Architect still paying the price for a problem job in the Abu Dhabi that nearly sent it into insolvency
Architect Austin-Smith:Lord has returned to profit despite the firm’s financial troubles continuing to take a heavy toll.
The architect has been in a company voluntary arrangement (CVA) since November 2011 to keep itself solvent.
It was forced into the arrangement after its Abu Dhabi client Adach refused to pay £11.5m in fees for work on the Qasr al-Hosn cultural quarter in Abu Dhabi.
In January 2013 it was still owed £4m in fees but in April it reached an agreement to be paid £1.9m of these.
In accounts filed at Companies House, Austin-Smith:Lord LLP reported a pre-tax profit of £38,931 in the year to 31 March 2013, up from a pre-tax loss of £173,180 the year before.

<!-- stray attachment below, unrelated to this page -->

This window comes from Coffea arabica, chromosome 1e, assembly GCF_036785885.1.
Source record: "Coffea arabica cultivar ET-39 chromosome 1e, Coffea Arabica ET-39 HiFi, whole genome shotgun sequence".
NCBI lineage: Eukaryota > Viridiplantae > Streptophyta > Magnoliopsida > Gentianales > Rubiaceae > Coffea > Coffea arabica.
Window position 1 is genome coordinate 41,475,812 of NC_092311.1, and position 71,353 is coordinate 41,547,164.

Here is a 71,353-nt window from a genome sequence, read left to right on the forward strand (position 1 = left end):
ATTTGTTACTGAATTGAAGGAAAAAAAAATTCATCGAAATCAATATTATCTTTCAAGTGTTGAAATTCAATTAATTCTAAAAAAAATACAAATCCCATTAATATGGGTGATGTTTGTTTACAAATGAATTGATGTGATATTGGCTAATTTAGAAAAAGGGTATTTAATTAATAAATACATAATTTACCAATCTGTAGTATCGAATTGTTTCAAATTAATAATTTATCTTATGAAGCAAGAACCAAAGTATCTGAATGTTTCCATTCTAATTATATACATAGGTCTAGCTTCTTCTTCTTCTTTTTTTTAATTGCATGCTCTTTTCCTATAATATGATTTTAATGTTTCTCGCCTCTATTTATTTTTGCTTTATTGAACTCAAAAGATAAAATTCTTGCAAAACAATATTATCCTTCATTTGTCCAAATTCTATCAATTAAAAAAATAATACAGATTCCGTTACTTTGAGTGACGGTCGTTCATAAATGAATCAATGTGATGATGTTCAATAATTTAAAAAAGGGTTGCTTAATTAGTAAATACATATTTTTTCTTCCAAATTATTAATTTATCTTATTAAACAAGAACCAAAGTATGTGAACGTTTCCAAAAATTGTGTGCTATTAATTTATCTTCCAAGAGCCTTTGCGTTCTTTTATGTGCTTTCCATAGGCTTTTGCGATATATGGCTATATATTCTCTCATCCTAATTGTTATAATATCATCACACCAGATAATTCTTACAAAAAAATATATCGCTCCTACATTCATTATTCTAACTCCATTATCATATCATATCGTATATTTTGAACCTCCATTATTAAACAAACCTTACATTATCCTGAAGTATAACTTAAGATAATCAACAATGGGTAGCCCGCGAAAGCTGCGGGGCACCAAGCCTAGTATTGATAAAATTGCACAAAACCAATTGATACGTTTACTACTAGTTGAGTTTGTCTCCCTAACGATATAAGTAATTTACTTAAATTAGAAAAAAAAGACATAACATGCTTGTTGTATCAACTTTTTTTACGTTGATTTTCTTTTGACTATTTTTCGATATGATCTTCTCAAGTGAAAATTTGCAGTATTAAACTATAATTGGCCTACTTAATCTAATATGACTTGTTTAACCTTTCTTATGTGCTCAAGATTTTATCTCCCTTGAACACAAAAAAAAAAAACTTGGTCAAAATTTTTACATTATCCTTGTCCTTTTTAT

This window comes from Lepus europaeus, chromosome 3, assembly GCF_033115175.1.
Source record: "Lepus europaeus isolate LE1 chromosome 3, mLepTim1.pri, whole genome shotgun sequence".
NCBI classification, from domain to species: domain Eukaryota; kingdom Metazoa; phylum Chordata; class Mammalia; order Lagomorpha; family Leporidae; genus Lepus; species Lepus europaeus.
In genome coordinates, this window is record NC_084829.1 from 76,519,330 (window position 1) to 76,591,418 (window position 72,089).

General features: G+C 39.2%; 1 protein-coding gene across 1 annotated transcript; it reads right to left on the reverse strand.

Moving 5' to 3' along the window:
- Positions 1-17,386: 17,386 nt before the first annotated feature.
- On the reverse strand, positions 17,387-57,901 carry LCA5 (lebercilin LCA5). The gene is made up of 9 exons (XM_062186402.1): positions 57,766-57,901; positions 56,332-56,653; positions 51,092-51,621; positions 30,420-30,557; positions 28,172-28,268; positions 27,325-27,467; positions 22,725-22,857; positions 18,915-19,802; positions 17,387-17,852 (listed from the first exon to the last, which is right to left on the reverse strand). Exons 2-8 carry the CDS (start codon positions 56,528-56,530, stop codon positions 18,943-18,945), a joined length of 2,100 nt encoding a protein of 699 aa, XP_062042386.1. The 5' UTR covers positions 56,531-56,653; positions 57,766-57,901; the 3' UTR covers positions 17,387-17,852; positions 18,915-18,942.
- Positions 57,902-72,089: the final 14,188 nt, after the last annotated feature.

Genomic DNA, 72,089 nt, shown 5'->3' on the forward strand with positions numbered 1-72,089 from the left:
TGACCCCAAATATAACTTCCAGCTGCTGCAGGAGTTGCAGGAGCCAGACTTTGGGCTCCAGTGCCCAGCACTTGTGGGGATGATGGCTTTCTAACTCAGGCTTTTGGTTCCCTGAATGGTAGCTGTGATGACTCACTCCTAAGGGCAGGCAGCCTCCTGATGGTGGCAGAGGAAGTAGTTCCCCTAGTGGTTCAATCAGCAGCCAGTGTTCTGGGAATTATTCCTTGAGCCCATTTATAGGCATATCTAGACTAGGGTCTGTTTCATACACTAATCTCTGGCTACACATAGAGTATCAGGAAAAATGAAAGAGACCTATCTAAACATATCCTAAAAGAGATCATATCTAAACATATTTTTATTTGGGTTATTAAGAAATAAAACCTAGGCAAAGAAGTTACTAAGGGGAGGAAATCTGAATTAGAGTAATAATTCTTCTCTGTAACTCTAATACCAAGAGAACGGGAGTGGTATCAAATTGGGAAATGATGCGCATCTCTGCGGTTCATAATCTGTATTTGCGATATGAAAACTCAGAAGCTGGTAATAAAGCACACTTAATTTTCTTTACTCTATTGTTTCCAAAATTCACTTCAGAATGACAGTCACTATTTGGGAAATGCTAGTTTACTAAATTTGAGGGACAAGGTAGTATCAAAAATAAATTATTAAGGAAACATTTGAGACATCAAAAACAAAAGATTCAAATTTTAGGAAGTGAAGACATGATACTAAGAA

However, the firm continued to be weighed down by costs relating to the CVA and the company’s subsequent restructure, which saw it close its London office in March 2012.
It paid out £130,638 in costs connected to those issues in the 2013 financial year, though this was down from £949,531 they cost the firm last year.
With those costs removed the firm reported an operating profit of £169,569 in the year to 31 March 213, down from £776,351 the year before.
However, revenue also fell 61% to £3m in the 2013 financial year, down from £7.5m the year before.
The average number of employees also fell dramatically to 44 in 2013, down from 114 in 2012.
Writing in the accounts partner Iain Wylie, said: “Despite difficult trading conditions and major restructuring we are confident that the business has stabilised and can look forward to a return to strong operating performance in the coming years.”